HOUSTON — Gone are the days of the hype and fanfare that follows the Brooklyn Nets. There are no superstars such as Kevin Durant, Kyrie Irving, or James Harden. The only recognizable name on the Nets is Ben Simmons, and his time on the court has become so limited by injuries that he might as well be an assistant coach.
Yet, without big-name players on the roster, the Nets have continued to win and cause issues for teams. The Houston Rockets found out Tuesday at the Toyota Center, falling to Brooklyn 118-96. The Nets improved to 37-28 and remain on track for a potential berth in the Eastern Conference playoffs, despite losing all of those stars.
After winning consecutive games versus San Antonio, Houston needed more scoring plays in the second half to defeat Brooklyn. One glaring difference between the two teams was the abundance of veteran players for the Nets and the lack thereof for the Rockets.
“They executed really well, and their veteran leadership took over,” said Rockets guard Jalen Green, who scored a team-high 25 points.
Rockets head coach Stephen Silas reiterated Green’s point after Wednesday’s practice while also focusing on the teaching aspect of his young team playing a veteran-led team like the Nets.
“It is a learning moment for our group, because they don’t play star basketball,” said Silas of Brooklyn.
Houston’s starting lineup since trading Eric Gordon to the Los Angeles Clippers in February and having Kevin Porter Jr. return from injury has no player over the age of 22, and its average service time in the NBA is less than three years. Starting rookie power forward Jabari Smith Jr. is still a teenager at 19 years old. It is hard to win NBA games when most of your players were born in the 2000s.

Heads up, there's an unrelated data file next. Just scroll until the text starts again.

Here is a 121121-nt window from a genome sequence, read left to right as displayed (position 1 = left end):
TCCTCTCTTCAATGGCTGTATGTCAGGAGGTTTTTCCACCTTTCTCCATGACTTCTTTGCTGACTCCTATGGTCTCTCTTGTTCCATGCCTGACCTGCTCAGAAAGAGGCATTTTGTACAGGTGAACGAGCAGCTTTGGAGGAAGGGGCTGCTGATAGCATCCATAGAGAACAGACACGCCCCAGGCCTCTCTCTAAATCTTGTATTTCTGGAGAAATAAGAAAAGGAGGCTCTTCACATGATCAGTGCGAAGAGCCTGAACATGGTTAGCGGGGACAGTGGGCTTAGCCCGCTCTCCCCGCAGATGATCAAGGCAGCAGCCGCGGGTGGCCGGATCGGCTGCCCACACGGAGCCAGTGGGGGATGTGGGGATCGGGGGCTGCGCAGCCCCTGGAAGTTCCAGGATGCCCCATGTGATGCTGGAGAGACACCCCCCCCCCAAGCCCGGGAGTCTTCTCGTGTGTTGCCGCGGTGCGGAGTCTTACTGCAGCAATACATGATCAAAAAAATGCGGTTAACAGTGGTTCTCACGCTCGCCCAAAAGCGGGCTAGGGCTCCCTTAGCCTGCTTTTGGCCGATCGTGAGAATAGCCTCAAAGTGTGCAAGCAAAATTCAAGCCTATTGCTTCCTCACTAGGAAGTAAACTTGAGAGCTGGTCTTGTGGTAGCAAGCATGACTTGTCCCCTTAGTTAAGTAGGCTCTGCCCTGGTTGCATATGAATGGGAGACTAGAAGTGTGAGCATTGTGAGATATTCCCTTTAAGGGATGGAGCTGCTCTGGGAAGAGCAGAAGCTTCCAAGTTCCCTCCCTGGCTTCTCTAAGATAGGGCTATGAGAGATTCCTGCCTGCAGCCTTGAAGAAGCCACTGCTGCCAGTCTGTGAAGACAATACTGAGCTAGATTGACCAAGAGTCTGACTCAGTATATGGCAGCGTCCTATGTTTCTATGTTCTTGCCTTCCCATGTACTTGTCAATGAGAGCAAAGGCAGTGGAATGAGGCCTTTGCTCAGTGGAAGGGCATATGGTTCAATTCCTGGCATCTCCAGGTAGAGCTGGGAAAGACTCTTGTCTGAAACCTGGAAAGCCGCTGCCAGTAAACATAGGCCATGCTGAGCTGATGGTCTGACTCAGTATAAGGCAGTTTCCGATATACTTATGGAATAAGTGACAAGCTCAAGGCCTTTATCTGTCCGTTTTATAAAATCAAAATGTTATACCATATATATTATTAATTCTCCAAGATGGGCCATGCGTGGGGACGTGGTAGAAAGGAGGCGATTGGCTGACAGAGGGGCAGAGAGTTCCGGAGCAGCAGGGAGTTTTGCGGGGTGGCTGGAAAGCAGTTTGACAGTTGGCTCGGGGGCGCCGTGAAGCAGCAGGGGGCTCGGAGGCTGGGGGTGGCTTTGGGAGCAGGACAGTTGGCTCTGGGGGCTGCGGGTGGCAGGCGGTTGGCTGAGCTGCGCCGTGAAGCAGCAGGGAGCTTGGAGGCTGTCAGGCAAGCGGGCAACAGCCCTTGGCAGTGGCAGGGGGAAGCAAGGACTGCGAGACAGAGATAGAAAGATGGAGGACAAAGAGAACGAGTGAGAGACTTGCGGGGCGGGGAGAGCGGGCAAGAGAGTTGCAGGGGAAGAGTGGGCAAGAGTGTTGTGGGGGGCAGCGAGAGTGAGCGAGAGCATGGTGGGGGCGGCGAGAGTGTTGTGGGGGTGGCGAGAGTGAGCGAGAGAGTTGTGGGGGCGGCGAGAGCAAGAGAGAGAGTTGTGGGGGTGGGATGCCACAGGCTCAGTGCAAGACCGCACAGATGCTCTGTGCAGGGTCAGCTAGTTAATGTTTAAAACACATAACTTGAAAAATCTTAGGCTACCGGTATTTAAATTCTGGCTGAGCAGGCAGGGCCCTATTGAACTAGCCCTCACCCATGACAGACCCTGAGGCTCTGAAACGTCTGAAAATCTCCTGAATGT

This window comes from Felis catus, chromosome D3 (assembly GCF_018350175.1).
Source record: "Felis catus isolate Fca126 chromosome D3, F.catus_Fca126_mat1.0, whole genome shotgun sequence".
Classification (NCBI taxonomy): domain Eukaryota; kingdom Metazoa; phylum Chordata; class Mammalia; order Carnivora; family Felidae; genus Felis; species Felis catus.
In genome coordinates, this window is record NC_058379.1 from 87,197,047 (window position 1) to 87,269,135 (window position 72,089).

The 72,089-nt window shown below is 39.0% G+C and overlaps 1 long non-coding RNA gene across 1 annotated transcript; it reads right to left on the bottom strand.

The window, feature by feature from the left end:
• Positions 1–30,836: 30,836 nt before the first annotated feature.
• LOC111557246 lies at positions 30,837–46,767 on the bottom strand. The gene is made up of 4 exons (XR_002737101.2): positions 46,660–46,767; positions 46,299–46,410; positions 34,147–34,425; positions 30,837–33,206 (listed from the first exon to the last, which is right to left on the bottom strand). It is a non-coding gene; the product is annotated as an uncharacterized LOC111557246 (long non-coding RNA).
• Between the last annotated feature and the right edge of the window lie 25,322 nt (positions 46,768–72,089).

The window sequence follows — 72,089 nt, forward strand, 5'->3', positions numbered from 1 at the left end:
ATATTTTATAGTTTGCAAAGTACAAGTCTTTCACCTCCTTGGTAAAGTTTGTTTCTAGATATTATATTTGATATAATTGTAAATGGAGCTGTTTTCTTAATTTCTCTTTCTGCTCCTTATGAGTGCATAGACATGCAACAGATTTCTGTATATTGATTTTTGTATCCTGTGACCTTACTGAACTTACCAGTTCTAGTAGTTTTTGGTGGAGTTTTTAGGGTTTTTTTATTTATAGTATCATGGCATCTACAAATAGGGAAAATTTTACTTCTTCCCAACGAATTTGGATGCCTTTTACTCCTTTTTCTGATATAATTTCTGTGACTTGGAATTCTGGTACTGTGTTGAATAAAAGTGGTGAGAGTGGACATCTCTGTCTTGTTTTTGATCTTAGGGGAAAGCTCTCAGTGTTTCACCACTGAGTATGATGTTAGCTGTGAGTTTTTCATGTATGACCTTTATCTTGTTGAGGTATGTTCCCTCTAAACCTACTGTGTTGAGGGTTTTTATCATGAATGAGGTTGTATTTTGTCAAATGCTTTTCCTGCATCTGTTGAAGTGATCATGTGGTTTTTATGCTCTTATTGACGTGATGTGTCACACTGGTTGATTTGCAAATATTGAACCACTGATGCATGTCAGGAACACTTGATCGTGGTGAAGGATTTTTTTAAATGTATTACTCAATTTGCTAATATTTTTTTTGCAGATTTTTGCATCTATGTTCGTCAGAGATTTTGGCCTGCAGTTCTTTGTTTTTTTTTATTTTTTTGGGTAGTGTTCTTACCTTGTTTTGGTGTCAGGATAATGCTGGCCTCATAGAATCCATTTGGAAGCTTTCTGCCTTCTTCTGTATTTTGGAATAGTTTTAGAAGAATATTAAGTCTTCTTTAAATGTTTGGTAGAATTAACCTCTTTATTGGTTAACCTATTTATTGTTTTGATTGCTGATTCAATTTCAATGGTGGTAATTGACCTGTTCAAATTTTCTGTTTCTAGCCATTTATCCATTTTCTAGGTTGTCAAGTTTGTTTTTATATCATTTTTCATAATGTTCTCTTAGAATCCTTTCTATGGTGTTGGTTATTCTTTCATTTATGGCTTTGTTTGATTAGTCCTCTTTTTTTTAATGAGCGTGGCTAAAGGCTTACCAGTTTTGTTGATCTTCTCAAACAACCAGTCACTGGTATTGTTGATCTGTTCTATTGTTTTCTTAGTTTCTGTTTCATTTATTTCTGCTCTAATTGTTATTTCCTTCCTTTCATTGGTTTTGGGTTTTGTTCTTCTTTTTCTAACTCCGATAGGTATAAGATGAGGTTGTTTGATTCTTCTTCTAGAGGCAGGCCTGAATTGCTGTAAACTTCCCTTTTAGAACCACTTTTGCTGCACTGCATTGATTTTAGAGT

“Just keep trying to win,” said Nets guard Mikal Bridges when asked about the advice he would give a young team like Houston. “Play together and keep trying to win. I know it’s tough, and tough losing.”
“I think they are so talented,” said Bridges, who was part of a gradual transition from rebuilding to contender when he began his career alongside Devin Booker and Deandre Ayton. “I talked to some of those guys every time I played against them when I was in Phoenix.”
“I like them a lot, and they are all talented as hell,” Bridges said of Houston’s current young core. “They just can’t get comfortable with losing. They need to play off each other, and I think they have that energy, and I feel like they all vibe off of each other.”
With 17 games left in the season, the Rockets (15-50) hope to put together some winning habits that could become consistent next season. Their next opportunity comes Thursday night at Indiana, with tipoff from Gainbridge Fieldhouse set for 6:00 pm Central.
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Story originally appeared on Rockets Wire